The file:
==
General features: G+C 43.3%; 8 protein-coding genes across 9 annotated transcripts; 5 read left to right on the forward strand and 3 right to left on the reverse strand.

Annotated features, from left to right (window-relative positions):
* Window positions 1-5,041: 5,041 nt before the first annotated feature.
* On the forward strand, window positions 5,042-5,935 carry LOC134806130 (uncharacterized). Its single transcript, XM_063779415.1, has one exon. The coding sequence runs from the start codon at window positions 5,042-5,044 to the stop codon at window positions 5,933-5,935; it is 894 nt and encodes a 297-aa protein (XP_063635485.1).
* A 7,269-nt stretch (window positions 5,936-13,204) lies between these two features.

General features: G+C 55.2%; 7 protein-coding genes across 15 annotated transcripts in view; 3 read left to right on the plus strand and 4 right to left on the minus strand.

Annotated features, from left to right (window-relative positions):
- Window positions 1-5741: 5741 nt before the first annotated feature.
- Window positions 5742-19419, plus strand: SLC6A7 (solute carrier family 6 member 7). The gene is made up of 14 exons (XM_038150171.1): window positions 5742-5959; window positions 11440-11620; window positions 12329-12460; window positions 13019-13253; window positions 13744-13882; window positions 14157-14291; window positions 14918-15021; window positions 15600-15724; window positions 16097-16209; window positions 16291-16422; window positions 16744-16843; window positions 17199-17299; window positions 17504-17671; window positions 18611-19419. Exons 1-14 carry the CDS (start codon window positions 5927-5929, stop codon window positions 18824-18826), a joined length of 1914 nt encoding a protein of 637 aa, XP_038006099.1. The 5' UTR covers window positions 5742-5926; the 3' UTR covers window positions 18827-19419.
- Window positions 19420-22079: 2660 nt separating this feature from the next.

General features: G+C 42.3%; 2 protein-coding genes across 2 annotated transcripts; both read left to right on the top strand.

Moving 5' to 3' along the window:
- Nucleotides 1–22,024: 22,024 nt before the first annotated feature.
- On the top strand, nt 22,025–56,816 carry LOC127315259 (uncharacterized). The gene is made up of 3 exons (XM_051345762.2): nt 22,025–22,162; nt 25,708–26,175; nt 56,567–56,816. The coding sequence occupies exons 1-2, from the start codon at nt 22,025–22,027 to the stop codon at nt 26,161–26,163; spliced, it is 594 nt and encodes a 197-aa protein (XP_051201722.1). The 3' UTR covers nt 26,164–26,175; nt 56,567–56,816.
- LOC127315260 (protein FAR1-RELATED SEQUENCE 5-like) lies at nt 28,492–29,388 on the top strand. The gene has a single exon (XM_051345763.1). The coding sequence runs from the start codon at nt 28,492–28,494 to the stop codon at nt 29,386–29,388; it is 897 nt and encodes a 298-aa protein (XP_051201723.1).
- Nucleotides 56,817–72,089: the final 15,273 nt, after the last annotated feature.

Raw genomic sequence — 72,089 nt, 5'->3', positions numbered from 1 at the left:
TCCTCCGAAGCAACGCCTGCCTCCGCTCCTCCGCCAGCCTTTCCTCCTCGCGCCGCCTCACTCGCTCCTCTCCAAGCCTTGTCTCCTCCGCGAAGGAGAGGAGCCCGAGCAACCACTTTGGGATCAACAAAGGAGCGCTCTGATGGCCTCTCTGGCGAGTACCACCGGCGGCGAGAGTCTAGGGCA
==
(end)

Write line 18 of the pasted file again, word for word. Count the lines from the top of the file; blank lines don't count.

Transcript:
TCCTCCGAAGCAACGCCTGCCTCCGCTCCTCCGCCAGCCTTTCCTCCTCGCGCCGCCTCACTCGCTCCTCTCCAAGCCTTGTCTCCTCCGCGAAGGAGAGGAGCCCGAGCAACCACTTTGGGATCAACAAAGGAGCGCTCTGATGGCCTCTCTGGCGAGTACCACCGGCGGCGAGAGTCTAGGGCA